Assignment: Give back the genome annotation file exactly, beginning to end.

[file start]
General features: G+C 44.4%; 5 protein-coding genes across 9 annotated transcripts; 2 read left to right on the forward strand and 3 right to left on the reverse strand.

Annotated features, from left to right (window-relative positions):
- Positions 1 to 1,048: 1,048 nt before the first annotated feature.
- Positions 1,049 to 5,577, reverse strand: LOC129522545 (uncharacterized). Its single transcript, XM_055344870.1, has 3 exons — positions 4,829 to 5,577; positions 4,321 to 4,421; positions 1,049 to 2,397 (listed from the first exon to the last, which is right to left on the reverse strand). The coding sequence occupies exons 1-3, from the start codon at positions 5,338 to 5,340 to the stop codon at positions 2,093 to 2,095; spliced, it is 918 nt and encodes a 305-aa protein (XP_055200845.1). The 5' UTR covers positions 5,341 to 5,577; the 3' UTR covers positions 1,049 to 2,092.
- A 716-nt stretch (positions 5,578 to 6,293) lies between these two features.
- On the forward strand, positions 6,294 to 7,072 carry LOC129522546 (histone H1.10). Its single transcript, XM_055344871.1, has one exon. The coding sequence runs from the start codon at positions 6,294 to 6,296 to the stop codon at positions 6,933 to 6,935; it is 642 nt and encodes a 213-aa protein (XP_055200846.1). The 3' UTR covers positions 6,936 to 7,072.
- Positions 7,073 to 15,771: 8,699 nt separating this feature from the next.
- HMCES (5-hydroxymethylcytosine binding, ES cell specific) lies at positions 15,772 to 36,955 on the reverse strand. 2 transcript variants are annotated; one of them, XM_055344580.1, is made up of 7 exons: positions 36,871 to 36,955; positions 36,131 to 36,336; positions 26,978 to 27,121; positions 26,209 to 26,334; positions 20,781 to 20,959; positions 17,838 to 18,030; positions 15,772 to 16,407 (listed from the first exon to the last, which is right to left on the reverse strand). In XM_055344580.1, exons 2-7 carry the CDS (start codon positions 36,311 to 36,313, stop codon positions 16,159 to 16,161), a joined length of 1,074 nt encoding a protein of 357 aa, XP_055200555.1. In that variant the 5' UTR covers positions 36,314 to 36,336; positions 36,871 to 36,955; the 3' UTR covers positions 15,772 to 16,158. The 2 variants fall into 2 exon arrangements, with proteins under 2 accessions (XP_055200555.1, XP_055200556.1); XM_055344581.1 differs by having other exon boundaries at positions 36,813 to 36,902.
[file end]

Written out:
General features: G+C 44.4%; 5 protein-coding genes across 9 annotated transcripts; 2 read left to right on the forward strand and 3 right to left on the reverse strand.

Annotated features, from left to right (window-relative positions):
- Positions 1 to 1,048: 1,048 nt before the first annotated feature.
- Positions 1,049 to 5,577, reverse strand: LOC129522545 (uncharacterized). Its single transcript, XM_055344870.1, has 3 exons — positions 4,829 to 5,577; positions 4,321 to 4,421; positions 1,049 to 2,397 (listed from the first exon to the last, which is right to left on the reverse strand). The coding sequence occupies exons 1-3, from the start codon at positions 5,338 to 5,340 to the stop codon at positions 2,093 to 2,095; spliced, it is 918 nt and encodes a 305-aa protein (XP_055200845.1). The 5' UTR covers positions 5,341 to 5,577; the 3' UTR covers positions 1,049 to 2,092.
- A 716-nt stretch (positions 5,578 to 6,293) lies between these two features.
- On the forward strand, positions 6,294 to 7,072 carry LOC129522546 (histone H1.10). Its single transcript, XM_055344871.1, has one exon. The coding sequence runs from the start codon at positions 6,294 to 6,296 to the stop codon at positions 6,933 to 6,935; it is 642 nt and encodes a 213-aa protein (XP_055200846.1). The 3' UTR covers positions 6,936 to 7,072.
- Positions 7,073 to 15,771: 8,699 nt separating this feature from the next.
- HMCES (5-hydroxymethylcytosine binding, ES cell specific) lies at positions 15,772 to 36,955 on the reverse strand. 2 transcript variants are annotated; one of them, XM_055344580.1, is made up of 7 exons: positions 36,871 to 36,955; positions 36,131 to 36,336; positions 26,978 to 27,121; positions 26,209 to 26,334; positions 20,781 to 20,959; positions 17,838 to 18,030; positions 15,772 to 16,407 (listed from the first exon to the last, which is right to left on the reverse strand). In XM_055344580.1, exons 2-7 carry the CDS (start codon positions 36,311 to 36,313, stop codon positions 16,159 to 16,161), a joined length of 1,074 nt encoding a protein of 357 aa, XP_055200555.1. In that variant the 5' UTR covers positions 36,314 to 36,336; positions 36,871 to 36,955; the 3' UTR covers positions 15,772 to 16,158. The 2 variants fall into 2 exon arrangements, with proteins under 2 accessions (XP_055200555.1, XP_055200556.1); XM_055344581.1 differs by having other exon boundaries at positions 36,813 to 36,902.